Comparing Proxmox and TrueNAS


Tim Kye

This guide is a part of a series on Proxmox for Homelabs. You can find the Series Overview here.

Unlike the other posts in this series that are how-to guides, this post is my personal opinion on using Proxmox and TrueNAS Scale as home server OSs, and why I am happy with my move to Proxmox. If you aren't interested and want to get back to the guide head to the Series Overview.

Why use either of them?

Proxmox and TrueNAS Scale (TrueNAS from here on) are free, open-source hypervisors. They can both run Virtual Machines as well as containers (though they run different kinds of containers natively). This makes them both popular choices as home server OSs.

Proxmox is more general in its approach. It has a web UI that makes it easy to spin up VMs and LXC containers, manage storage/disks, and not much else.

TrueNAS is more geared towards being a NAS. It has a web UI that makes it easy to create and manage a ZFS pool, its datasets, and share those datasets as SMB or NFS shares. It has a web UI for managing VMs, and a separate one for managing Docker containers. It uses k3os to run docker containers and helm charts.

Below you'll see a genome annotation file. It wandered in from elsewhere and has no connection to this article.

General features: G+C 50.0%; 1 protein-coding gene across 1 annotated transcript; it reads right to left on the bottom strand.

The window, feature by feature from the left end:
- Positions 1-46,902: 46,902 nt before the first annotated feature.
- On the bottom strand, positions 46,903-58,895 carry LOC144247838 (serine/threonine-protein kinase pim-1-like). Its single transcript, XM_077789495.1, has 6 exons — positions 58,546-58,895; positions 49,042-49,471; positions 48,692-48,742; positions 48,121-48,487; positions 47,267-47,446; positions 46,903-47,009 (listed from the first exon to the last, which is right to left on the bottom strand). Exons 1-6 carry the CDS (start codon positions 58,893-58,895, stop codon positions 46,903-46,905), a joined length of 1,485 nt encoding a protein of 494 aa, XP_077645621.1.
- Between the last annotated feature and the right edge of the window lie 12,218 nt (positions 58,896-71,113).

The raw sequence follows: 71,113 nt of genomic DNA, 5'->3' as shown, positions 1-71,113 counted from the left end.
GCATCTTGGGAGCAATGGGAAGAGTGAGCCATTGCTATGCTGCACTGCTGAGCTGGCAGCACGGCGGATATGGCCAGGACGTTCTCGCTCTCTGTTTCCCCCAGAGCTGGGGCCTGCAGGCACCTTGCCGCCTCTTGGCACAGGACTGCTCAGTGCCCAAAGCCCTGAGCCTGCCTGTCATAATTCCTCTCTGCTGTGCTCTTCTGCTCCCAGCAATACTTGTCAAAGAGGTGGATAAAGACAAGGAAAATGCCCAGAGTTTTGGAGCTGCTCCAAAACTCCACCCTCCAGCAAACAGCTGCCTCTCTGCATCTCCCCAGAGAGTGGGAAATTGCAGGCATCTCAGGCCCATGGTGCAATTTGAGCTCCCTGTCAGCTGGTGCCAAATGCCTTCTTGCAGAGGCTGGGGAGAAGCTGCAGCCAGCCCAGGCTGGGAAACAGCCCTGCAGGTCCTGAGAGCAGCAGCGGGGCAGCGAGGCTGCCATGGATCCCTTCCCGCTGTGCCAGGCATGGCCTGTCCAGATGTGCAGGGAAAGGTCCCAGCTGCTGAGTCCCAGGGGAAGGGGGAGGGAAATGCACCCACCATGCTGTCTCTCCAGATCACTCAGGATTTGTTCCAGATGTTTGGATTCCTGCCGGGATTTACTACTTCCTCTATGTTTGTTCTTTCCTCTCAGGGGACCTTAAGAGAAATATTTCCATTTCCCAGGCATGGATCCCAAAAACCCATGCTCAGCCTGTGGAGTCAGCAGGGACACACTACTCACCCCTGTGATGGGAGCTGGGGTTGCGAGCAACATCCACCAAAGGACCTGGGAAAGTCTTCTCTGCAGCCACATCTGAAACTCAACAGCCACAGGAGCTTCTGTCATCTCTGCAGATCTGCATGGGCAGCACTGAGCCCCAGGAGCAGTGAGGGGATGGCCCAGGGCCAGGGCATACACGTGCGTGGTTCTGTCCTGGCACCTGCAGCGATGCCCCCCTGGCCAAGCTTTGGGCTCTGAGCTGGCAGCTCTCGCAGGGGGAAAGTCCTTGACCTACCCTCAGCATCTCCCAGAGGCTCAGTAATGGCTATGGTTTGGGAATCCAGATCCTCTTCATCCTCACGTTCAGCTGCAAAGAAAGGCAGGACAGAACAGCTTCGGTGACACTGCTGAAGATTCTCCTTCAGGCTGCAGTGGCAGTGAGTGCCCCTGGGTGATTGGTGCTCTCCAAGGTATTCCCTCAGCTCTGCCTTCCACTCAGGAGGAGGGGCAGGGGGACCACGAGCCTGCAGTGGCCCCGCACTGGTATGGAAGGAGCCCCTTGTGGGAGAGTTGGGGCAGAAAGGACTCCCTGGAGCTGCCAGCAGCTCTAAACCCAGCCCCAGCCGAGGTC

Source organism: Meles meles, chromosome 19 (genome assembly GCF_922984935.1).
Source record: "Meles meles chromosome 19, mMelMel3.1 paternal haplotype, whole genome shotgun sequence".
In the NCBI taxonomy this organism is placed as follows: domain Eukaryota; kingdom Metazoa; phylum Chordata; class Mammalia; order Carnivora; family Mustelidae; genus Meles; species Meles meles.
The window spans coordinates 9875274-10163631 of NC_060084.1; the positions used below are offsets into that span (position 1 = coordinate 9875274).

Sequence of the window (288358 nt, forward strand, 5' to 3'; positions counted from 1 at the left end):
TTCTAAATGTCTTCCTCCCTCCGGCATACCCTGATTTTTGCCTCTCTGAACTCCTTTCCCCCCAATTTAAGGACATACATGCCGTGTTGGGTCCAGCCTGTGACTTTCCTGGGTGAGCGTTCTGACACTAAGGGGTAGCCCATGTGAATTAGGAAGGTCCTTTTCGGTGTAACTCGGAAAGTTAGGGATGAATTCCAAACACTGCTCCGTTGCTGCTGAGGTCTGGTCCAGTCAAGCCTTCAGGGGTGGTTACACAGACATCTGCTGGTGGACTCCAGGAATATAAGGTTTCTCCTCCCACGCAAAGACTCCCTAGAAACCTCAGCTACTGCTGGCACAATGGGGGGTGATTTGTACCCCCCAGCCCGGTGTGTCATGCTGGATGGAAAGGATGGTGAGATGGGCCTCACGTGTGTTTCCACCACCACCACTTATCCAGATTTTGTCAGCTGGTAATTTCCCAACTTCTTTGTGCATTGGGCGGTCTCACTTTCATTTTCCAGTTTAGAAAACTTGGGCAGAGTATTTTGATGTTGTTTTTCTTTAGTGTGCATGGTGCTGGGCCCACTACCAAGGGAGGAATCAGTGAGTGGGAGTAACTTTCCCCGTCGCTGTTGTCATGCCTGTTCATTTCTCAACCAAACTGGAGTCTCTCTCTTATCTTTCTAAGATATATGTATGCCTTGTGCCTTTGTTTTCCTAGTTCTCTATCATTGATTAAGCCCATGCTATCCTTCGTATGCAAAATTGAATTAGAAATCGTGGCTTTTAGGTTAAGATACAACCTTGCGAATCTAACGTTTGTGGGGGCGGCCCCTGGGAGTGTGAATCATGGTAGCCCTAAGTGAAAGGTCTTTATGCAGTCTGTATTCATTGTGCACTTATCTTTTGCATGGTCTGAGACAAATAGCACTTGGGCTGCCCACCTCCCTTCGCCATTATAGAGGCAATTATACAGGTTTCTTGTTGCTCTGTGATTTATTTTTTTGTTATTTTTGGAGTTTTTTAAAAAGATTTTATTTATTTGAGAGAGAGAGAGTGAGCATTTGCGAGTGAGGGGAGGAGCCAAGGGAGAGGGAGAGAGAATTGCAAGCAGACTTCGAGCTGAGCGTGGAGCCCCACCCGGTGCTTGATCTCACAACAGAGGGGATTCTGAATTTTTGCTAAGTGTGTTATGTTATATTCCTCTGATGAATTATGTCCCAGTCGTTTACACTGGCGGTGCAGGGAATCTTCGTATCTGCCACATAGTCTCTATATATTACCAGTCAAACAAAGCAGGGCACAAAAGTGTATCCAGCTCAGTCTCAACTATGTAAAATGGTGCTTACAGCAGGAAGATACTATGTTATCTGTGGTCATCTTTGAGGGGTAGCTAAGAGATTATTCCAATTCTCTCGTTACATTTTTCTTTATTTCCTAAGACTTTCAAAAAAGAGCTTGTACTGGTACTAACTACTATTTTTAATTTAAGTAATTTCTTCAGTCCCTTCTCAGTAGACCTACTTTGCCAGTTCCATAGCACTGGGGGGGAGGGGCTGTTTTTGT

My Journey

I started with TrueNAS Scale at the beginning of 2023 on my first homelab server. It was easy enough to get installed and get the basic setup done. I created a pool of 3 disks, made users for SMB sharing, setup Certbot for an SSL cert for the web UI, installed a game for playing with friends, installed Home Assistant on a VM, PiHole from the official charts, and installed some personal apps as docker containers.

Then I sunk weeks into figuring out how to make networking function in any kind of reasonable way. TrueNAS has a UI for networking, but its finnicky and I'm not a fan. If you want to assign a VM an IP address its easy. The only way to assign IP addresses to docker apps, though, is to break out the MetalLB for K8s and that's like 3 kinds of not supported.

You have to use a reverse proxy, but there is no way to centrally manage it. You have to do port mapping on each app, but there is no consistency to this. "Custom Docker App" has one way, official chart apps have another, and TrueCharts has a 3 (I think, maybe 4?): Traefik via chart config, port mapping, or their external service app. Thats 5 (or 6?) different ways networking needs to be configured, and the documentation on it is all over the place (if it even exists).

TrueNAS sells itself as an appliance, which is how they justify tightly locking down everything. The tradeoff here should be that there is only one way to do something, but its at least straightforward if not outright easy. TrueNAS's networking is locked and and terrible.

The Proxmox Way

Proxmox lets you assign IP addresses to VMs. It also lets you assign them to LXC containers. You can install Nginx Proxy Manager and do reverse proxy configuration with SSL certs from Lets Encrypt, and you can do it all from one slick UI. If you use this wonderful helper scripts kit there is a one-line copy/pasta for installing it. Once you do that and configure your DNS Plugin your networking is done.